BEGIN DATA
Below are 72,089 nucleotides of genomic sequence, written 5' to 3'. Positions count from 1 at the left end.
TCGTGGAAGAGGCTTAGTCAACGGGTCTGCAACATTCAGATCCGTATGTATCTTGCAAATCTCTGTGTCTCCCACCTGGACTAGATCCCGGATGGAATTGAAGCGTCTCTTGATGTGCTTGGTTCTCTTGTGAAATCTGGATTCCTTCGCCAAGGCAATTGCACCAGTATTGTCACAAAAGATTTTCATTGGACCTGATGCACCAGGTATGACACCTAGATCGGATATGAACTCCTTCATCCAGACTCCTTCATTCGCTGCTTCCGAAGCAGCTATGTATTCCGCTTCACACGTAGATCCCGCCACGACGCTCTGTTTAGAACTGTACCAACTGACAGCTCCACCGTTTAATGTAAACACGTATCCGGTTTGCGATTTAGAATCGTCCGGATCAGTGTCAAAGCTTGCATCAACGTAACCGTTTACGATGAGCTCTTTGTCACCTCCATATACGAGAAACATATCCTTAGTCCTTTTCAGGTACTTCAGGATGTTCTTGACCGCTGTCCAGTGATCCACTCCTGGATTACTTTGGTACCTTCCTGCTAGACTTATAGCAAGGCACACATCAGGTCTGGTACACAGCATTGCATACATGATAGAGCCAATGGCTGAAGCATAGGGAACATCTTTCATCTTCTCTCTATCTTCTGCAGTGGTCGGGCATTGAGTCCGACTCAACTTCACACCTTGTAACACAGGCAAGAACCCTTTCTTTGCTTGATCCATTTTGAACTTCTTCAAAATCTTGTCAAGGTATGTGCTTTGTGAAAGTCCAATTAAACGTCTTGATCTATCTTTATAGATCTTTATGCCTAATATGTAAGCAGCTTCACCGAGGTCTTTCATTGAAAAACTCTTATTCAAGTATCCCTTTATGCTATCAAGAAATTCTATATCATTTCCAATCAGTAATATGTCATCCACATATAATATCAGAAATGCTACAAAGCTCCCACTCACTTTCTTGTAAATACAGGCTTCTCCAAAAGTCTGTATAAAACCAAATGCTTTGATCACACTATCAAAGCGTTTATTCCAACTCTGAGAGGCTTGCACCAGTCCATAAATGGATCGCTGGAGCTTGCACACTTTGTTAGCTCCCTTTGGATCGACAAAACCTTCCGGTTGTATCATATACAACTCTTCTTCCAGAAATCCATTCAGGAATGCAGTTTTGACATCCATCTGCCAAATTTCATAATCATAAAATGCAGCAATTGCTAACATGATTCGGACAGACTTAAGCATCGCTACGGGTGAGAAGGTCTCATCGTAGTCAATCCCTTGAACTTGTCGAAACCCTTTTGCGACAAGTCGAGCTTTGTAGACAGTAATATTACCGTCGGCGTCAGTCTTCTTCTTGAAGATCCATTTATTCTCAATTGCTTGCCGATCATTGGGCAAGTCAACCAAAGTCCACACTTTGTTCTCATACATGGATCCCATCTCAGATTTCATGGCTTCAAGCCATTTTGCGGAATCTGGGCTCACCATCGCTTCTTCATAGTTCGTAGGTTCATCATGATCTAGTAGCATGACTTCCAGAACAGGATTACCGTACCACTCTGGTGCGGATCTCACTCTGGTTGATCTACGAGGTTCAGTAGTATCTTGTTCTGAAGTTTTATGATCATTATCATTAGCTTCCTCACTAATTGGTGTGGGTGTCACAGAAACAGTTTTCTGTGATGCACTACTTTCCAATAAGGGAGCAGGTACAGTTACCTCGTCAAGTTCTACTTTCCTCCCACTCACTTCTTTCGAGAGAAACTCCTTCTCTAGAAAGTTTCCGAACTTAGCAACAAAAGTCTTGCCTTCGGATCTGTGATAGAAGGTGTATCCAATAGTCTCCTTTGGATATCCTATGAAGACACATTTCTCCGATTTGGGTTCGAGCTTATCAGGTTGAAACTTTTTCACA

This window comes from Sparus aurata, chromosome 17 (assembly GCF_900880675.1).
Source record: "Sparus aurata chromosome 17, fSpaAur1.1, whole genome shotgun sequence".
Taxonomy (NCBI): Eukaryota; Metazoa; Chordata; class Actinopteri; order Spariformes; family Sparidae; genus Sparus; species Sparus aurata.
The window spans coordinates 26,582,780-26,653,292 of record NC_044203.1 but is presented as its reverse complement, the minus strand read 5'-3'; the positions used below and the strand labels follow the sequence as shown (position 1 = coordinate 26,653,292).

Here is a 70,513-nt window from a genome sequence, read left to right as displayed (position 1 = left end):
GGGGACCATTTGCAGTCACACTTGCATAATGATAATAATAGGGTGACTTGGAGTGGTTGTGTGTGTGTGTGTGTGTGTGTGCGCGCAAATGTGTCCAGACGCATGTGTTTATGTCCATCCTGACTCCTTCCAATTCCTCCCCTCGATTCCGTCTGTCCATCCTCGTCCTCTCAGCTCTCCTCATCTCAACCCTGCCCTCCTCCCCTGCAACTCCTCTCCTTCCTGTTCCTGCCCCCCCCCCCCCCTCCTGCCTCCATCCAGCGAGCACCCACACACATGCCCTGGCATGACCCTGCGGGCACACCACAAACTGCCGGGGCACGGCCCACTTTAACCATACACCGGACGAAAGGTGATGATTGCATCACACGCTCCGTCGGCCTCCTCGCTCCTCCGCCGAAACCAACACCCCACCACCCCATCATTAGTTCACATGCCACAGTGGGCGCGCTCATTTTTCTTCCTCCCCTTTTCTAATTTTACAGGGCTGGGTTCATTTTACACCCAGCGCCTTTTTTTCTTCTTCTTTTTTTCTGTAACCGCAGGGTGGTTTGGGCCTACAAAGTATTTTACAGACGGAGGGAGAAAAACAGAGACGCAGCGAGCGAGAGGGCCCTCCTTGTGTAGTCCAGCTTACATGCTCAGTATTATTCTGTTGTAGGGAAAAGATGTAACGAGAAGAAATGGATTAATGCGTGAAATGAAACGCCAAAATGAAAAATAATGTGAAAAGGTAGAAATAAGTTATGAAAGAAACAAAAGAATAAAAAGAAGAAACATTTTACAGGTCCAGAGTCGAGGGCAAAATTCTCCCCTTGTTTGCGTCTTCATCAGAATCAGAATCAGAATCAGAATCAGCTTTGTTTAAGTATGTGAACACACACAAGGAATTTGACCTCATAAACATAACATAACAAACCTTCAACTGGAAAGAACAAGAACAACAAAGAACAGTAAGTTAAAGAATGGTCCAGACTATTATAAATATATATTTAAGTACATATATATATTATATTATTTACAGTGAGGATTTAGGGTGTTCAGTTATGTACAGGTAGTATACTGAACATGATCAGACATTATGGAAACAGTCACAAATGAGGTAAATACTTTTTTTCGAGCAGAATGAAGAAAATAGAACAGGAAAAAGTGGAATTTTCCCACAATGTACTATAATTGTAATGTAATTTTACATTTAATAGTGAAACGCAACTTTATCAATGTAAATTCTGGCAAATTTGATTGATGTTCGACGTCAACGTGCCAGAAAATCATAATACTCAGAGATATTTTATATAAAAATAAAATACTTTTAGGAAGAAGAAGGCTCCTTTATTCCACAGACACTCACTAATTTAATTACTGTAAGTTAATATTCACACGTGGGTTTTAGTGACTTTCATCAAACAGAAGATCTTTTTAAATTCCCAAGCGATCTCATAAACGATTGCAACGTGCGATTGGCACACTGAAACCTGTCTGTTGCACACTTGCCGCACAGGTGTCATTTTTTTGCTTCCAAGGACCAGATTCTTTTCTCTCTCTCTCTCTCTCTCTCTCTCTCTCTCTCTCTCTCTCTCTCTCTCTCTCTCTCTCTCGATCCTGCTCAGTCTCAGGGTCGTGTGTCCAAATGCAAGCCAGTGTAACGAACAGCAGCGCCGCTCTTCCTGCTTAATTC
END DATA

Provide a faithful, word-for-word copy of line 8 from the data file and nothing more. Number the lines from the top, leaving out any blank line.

GGGGACCATTTGCAGTCACACTTGCATAATGATAATAATAGGGTGACTTGGAGTGGTTGTGTGTGTGTGTGTGTGTGTGTGCGCGCAAATGTGTCCAGACGCATGTGTTTATGTCCATCCTGACTCCTTCCAATTCCTCCCCTCGATTCCGTCTGTCCATCCTCGTCCTCTCAGCTCTCCTCATCTCAACCCTGCCCTCCTCCCCTGCAACTCCTCTCCTTCCTGTTCCTGCCCCCCCCCCCCCCTCCTGCCTCCATCCAGCGAGCACCCACACACATGCCCTGGCATGACCCTGCGGGCACACCACAAACTGCCGGGGCACGGCCCACTTTAACCATACACCGGACGAAAGGTGATGATTGCATCACACGCTCCGTCGGCCTCCTCGCTCCTCCGCCGAAACCAACACCCCACCACCCCATCATTAGTTCACATGCCACAGTGGGCGCGCTCATTTTTCTTCCTCCCCTTTTCTAATTTTACAGGGCTGGGTTCATTTTACACCCAGCGCCTTTTTTTCTTCTTCTTTTTTTCTGTAACCGCAGGGTGGTTTGGGCCTACAAAGTATTTTACAGACGGAGGGAGAAAAACAGAGACGCAGCGAGCGAGAGGGCCCTCCTTGTGTAGTCCAGCTTACATGCTCAGTATTATTCTGTTGTAGGGAAAAGATGTAACGAGAAGAAATGGATTAATGCGTGAAATGAAACGCCAAAATGAAAAATAATGTGAAAAGGTAGAAATAAGTTATGAAAGAAACAAAAGAATAAAAAGAAGAAACATTTTACAGGTCCAGAGTCGAGGGCAAAATTCTCCCCTTGTTTGCGTCTTCATCAGAATCAGAATCAGAATCAGAATCAGCTTTGTTTAAGTATGTGAACACACACAAGGAATTTGACCTCATAAACATAACATAACAAACCTTCAACTGGAAAGAACAAGAACAACAAAGAACAGTAAGTTAAAGAATGGTCCAGACTATTATAAATATATATTTAAGTACATATATATATTATATTATTTACAGTGAGGATTTAGGGTGTTCAGTTATGTACAGGTAGTATACTGAACATGATCAGACATTATGGAAACAGTCACAAATGAGGTAAATACTTTTTTTCGAGCAGAATGAAGAAAATAGAACAGGAAAAAGTGGAATTTTCCCACAATGTACTATAATTGTAATGTAATTTTACATTTAATAGTGAAACGCAACTTTATCAATGTAAATTCTGGCAAATTTGATTGATGTTCGACGTCAACGTGCCAGAAAATCATAATACTCAGAGATATTTTATATAAAAATAAAATACTTTTAGGAAGAAGAAGGCTCCTTTATTCCACAGACACTCACTAATTTAATTACTGTAAGTTAATATTCACACGTGGGTTTTAGTGACTTTCATCAAACAGAAGATCTTTTTAAATTCCCAAGCGATCTCATAAACGATTGCAACGTGCGATTGGCACACTGAAACCTGTCTGTTGCACACTTGCCGCACAGGTGTCATTTTTTTGCTTCCAAGGACCAGATTCTTTTCTCTCTCTCTCTCTCTCTCTCTCTCTCTCTCTCTCTCTCTCTCTCTCTCTCTCTCTCTCTCGATCCTGCTCAGTCTCAGGGTCGTGTGTCCAAATGCAAGCCAGTGTAACGAACAGCAGCGCCGCTCTTCCTGCTTAATTC